7th Night of Chanukah 2013/5774 - one of my Chanukah gifts was Mitch Albom's new book, THE FIRST PHONE CALL FROM HEAVEN. I read the whole book within 3 hours of receiving it this past Sunday. I could write a book about this book, but the messages that remain with me from Albom's poignant tale are: 
Have faith
Be positive
Open Your heart
Let go
Forgive (others and yourself)
Move forward
Look for what is good in life
Seven lessons for seven nights...and there are many more. 
Happy Chanukah to everyone as we look forward to a menorah/chanukiah full of light tomorrow evening!

As I write this message on the 8th Night of Chanukah, the candles on our Chanukiot will soon flicker out after providing their 5774 gift of light. What lights do I want to linger in the coming months?
For the last time this year, Chag Urim Samayach - Happy Chanukah!

If one falls, one can raise the other - Remarks for the Raise the Wage Las Cruces Rally on December 5, 2013

    Today, we stand in solidarity with fast food workers, community members, and faith leaders in 200 American cities who are demonstrating against low pay.
    Today, fast food workers in a 100 American cities went on strike, demanding fair pay and a right to unionize.
     In a similar spirit, we launch our campaign, Raise the Wage Las Cruces.  as people of faith, we believe every worker deserves a living wage to provide for themselves and their families.
    From our faith-based perspective, we believe that workers should be treated fairly.  They should be paid in a way that compensates them for the services they provide.  They should be paid on time at all times.
    We believe in the highest degree of charity as stated by the 12 Century Jewish sage Maimonides:  helping a person become self-supporting by means of a gift, a loan, or finding employment for the one in need.  That means that the wages for a person must give him or her the opportunity to make ends meet: to be able to put food on the table and to provide shelter and what is necessary for the well-being of his or her entire family.  Being self-supporting means that a person can feel secure about his or her future.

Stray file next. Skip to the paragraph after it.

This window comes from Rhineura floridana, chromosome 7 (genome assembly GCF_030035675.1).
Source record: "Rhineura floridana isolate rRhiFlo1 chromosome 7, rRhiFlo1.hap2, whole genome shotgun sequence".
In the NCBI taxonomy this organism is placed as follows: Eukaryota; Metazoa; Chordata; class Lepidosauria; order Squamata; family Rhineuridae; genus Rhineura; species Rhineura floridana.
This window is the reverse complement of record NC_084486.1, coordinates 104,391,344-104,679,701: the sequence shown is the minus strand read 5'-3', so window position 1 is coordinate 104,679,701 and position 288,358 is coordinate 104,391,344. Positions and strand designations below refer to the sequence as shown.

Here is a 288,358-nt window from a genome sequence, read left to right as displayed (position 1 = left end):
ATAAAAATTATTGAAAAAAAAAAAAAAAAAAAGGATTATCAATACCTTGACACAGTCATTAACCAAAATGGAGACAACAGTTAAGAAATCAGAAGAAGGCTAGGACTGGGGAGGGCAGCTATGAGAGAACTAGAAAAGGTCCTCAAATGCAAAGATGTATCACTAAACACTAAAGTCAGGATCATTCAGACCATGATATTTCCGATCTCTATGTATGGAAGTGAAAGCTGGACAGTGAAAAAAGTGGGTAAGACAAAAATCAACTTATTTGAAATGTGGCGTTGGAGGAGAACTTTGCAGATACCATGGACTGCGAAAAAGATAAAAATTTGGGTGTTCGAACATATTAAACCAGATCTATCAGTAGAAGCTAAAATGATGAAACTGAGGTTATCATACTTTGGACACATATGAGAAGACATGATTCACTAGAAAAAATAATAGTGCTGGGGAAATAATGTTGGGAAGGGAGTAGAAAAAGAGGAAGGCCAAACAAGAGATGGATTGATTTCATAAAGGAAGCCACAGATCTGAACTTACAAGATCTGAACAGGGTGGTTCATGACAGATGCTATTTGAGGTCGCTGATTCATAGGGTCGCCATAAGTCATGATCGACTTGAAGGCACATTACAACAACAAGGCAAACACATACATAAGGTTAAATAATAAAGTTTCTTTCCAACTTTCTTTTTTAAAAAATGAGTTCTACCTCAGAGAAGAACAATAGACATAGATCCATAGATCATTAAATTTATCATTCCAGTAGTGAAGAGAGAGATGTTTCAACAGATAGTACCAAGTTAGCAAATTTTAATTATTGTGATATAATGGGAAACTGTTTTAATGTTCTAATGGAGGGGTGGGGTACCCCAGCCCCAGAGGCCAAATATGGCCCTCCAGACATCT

We read in the book of Ecclesiastes: Two are better than one, in that they have greater benefit from their earnings.  For should they fall, one can raise the other, but woe to the one who is alone and falls with no companion to raise him or her up. 

    Businesses and companies of all sizes need to see every employee as a partner, as someone significant, as a person who deserves to gain subsistence and satisfaction from his or her work.  That is what we ask today:  that no employee ever feel that he or she is alone.  That is why, today, we stand with those who do not make a fair wage and we declare today that they should have a chance to move out of poverty so they can be self-supporting and have a sense of hope for the months and years to come!